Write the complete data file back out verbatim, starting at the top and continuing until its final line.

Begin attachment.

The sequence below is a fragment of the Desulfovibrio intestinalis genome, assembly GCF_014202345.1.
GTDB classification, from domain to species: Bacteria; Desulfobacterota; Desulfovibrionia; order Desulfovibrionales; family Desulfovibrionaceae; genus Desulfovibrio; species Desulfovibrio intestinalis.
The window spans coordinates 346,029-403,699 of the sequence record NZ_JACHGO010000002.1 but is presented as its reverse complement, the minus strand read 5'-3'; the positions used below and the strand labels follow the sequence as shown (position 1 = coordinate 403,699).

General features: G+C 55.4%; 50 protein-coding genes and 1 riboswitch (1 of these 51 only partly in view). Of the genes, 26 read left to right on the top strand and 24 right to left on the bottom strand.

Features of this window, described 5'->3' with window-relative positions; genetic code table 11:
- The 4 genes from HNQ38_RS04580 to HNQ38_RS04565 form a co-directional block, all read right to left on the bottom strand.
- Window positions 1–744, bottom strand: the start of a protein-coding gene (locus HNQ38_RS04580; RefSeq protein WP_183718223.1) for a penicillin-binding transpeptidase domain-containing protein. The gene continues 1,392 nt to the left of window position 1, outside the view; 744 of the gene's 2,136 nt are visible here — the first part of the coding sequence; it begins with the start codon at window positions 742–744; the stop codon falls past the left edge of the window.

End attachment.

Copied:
The sequence below is a fragment of the Desulfovibrio intestinalis genome, assembly GCF_014202345.1.
GTDB classification, from domain to species: Bacteria; Desulfobacterota; Desulfovibrionia; order Desulfovibrionales; family Desulfovibrionaceae; genus Desulfovibrio; species Desulfovibrio intestinalis.
The window spans coordinates 346,029-403,699 of the sequence record NZ_JACHGO010000002.1 but is presented as its reverse complement, the minus strand read 5'-3'; the positions used below and the strand labels follow the sequence as shown (position 1 = coordinate 403,699).

General features: G+C 55.4%; 50 protein-coding genes and 1 riboswitch (1 of these 51 only partly in view). Of the genes, 26 read left to right on the top strand and 24 right to left on the bottom strand.

Features of this window, described 5'->3' with window-relative positions; genetic code table 11:
- The 4 genes from HNQ38_RS04580 to HNQ38_RS04565 form a co-directional block, all read right to left on the bottom strand.
- Window positions 1–744, bottom strand: the start of a protein-coding gene (locus HNQ38_RS04580; RefSeq protein WP_183718223.1) for a penicillin-binding transpeptidase domain-containing protein. The gene continues 1,392 nt to the left of window position 1, outside the view; 744 of the gene's 2,136 nt are visible here — the first part of the coding sequence; it begins with the start codon at window positions 742–744; the stop codon falls past the left edge of the window.